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Early snowmelt by an extreme warming event affects understory more than overstory trees in Japanese temperate forests

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Title: Early snowmelt by an extreme warming event affects understory more than overstory trees in Japanese temperate forests
Authors: Makoto, Kobayashi Browse this author →KAKEN DB
Templer, Pamela H. Browse this author
Katayama, Ayumi Browse this author →KAKEN DB
Seki, Osamu Browse this author →KAKEN DB
Takagi, Kentaro Browse this author →KAKEN DB
Keywords: aboveground-belowground linkage
ecosystem function
nitrogen cycle
plant-plant interaction
winter climate change
winter ecology
Issue Date: Jul-2022
Publisher: John Wiley & Sons
Journal Title: Ecosphere
Volume: 13
Issue: 7
Start Page: e4182
Publisher DOI: 10.1002/ecs2.4182
Abstract: The occurrence of extreme warm events and early snowmelt is predicted to increase in high-latitude ecosystems, even during periods of time when there is no coincident reduction in total precipitation. However, because extreme events like these occur unpredictably, little is known about how advancing snowmelt by a single extreme warm event, without a reduction in precipitation amount, influences overstory trees and understory vegetation simultaneously in an ecosystem. We conducted a warming experiment (four 20 x 20 m plots) in temperate forests of Japan to determine the effects of earlier snowmelt on both understory dwarf bamboo plants and overstory birch trees. Our experimental treatment advanced snowmelt by about 10 days and increased soil temperatures that were associated with increased rates of soil nitrogen (N) mineralization and nitrification. Furthermore, these changes led to lower C:N ratios of leaves together with the greater growth of understory bamboo vegetation, with no changes in leaf C:N or growth rates of overstory birch trees. Together, our results demonstrate that advancing snowmelt by an extreme warm event in temperate forests is likely to affect N cycling and will benefit understory vegetation without a commensurate change in overstory vegetation, likely due to the increase in available soil N. These results also demonstrate that with the projected increase in the frequency of extreme warm events and advanced snowmelt, understory vegetation is likely to benefit more than overstory trees in Japanese temperate forests with heavy snow.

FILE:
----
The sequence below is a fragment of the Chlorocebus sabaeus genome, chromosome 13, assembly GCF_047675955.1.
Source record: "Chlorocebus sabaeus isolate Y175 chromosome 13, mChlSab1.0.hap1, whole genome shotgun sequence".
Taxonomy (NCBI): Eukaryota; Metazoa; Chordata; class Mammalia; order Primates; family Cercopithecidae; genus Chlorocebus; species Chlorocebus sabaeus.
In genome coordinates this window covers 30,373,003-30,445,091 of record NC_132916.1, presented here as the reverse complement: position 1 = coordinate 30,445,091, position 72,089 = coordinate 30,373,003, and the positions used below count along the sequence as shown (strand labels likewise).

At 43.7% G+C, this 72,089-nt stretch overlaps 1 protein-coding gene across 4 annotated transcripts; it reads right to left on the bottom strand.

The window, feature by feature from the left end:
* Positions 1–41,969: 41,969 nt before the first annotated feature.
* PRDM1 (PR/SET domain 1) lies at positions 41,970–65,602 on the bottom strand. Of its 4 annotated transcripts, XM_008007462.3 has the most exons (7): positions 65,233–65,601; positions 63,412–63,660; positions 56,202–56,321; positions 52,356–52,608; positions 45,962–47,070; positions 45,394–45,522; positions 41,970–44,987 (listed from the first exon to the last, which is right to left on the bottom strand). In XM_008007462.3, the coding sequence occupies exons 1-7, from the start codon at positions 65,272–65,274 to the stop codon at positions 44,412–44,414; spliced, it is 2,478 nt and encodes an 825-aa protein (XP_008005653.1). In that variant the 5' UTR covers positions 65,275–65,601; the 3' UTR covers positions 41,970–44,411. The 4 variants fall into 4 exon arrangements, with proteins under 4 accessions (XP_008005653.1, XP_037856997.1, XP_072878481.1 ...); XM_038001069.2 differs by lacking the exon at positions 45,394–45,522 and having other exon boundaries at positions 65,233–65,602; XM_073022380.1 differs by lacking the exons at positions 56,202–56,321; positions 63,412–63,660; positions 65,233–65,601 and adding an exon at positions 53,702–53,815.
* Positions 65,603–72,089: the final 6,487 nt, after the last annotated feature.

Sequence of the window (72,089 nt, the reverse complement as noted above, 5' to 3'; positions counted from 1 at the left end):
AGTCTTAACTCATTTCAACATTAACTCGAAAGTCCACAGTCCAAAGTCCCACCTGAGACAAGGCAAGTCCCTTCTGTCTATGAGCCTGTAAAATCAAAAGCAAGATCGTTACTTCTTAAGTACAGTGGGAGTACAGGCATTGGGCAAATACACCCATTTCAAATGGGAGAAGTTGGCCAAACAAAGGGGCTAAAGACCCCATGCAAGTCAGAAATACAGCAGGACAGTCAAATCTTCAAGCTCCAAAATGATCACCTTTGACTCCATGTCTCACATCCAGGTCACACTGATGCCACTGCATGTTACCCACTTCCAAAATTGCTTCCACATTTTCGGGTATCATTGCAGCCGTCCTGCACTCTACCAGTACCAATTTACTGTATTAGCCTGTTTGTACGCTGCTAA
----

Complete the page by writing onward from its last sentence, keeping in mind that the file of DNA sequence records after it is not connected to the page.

Type: article
Appears in Collections:北方生物圏フィールド科学センター (Field Science Center for Northern Biosphere) > 雑誌発表論文等 (Peer-reviewed Journal Articles, etc)

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